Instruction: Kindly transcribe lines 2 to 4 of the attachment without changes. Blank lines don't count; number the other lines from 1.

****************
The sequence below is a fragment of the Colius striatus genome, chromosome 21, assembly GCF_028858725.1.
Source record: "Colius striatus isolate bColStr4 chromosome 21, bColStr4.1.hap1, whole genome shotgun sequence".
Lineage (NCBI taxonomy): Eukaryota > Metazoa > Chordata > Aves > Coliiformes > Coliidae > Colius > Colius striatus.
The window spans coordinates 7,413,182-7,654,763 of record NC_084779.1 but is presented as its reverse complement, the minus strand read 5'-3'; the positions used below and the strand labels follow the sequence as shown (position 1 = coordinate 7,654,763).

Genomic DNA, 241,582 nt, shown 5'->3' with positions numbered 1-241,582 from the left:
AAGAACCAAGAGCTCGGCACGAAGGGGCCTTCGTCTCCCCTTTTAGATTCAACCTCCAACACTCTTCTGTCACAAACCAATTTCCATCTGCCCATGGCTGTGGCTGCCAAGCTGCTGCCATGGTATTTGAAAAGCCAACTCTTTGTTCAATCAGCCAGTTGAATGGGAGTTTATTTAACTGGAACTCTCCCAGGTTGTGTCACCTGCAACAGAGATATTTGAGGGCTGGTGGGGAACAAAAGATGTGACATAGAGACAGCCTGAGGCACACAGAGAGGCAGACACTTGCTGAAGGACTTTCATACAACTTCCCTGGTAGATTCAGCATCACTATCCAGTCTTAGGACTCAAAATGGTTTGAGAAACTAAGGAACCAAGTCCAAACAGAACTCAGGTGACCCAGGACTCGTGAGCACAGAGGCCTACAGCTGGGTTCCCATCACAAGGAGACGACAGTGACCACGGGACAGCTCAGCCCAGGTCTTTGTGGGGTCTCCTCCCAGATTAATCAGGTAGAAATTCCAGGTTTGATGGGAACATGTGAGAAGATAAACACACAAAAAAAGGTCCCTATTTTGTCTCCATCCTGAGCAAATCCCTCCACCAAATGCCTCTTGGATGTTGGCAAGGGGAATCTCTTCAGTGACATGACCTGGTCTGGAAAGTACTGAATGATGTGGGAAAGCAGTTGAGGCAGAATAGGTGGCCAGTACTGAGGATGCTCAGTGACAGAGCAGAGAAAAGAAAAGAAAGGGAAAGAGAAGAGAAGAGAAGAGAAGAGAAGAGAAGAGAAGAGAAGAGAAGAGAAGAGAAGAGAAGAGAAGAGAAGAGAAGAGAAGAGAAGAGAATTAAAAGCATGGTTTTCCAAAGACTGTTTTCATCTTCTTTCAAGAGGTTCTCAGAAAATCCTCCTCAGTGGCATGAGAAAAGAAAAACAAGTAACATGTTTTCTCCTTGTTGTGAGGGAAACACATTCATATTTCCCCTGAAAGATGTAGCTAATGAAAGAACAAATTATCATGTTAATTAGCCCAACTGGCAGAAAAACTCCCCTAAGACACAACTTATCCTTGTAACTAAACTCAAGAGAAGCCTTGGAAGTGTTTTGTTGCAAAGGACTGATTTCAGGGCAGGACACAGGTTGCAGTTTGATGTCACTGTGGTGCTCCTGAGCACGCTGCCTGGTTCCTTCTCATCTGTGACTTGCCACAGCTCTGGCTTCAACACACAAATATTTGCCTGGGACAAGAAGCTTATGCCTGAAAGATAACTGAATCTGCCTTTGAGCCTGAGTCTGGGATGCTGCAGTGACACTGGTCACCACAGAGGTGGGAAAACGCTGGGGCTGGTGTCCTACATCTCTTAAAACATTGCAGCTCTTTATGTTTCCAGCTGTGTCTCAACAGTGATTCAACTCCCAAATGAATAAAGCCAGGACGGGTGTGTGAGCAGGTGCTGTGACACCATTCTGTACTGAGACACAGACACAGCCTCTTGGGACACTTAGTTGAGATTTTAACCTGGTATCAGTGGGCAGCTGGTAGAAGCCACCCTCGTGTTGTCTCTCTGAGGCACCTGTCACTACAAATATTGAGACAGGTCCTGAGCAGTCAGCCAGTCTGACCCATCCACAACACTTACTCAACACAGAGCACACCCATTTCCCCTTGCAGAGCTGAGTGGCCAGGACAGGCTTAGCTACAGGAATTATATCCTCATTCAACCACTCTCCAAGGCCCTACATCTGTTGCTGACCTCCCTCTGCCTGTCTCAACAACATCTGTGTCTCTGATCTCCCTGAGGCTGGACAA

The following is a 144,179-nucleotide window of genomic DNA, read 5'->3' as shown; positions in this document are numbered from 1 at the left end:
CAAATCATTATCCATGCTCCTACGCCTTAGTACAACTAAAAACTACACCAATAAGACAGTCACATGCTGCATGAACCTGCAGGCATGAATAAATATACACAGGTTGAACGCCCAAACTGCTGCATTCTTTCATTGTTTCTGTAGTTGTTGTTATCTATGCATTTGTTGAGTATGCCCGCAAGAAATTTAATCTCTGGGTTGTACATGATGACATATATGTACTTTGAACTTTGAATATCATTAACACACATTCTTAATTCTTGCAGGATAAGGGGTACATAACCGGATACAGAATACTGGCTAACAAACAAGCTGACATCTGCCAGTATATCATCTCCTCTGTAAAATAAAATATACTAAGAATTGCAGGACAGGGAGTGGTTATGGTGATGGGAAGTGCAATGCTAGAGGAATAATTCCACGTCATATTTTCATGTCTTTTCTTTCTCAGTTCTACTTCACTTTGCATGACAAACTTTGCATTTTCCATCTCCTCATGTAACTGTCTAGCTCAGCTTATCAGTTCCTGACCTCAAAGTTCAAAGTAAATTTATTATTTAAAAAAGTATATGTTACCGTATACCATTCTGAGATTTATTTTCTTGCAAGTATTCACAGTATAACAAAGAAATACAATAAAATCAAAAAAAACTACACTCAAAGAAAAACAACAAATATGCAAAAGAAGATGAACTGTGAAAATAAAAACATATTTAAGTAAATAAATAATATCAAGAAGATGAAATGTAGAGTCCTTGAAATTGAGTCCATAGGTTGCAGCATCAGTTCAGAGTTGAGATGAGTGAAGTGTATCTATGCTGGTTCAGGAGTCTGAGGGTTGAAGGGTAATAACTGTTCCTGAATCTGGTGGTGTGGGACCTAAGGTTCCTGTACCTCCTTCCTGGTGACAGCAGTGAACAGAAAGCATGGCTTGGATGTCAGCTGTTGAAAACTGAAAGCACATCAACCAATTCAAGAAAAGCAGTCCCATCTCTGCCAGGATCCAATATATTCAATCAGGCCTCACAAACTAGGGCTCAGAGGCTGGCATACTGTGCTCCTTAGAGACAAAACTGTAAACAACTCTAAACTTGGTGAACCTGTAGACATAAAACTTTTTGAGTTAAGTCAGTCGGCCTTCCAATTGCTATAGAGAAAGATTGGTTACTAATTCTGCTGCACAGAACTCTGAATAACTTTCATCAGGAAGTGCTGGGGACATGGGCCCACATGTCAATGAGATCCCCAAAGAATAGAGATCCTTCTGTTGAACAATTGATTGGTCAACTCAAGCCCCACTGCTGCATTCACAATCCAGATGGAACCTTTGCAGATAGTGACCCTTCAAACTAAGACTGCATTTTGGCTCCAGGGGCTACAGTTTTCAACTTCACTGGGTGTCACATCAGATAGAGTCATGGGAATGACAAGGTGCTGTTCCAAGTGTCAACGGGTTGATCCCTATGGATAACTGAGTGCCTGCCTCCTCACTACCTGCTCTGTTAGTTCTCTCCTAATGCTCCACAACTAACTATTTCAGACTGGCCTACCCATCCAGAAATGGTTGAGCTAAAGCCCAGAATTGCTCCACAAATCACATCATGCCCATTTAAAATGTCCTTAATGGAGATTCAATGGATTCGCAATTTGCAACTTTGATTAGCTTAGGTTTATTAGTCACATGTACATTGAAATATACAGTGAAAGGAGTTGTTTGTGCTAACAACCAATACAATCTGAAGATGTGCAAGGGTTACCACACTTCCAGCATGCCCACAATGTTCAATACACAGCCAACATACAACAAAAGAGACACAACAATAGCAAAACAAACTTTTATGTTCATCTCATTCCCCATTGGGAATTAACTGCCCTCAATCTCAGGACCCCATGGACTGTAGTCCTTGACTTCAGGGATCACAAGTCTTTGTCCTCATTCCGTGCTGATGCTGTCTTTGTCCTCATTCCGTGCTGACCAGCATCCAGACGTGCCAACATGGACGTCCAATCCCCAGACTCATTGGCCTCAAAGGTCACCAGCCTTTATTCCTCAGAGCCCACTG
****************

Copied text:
Source record: "Colius striatus isolate bColStr4 chromosome 21, bColStr4.1.hap1, whole genome shotgun sequence".
Lineage (NCBI taxonomy): Eukaryota > Metazoa > Chordata > Aves > Coliiformes > Coliidae > Colius > Colius striatus.
The window spans coordinates 7,413,182-7,654,763 of record NC_084779.1 but is presented as its reverse complement, the minus strand read 5'-3'; the positions used below and the strand labels follow the sequence as shown (position 1 = coordinate 7,654,763).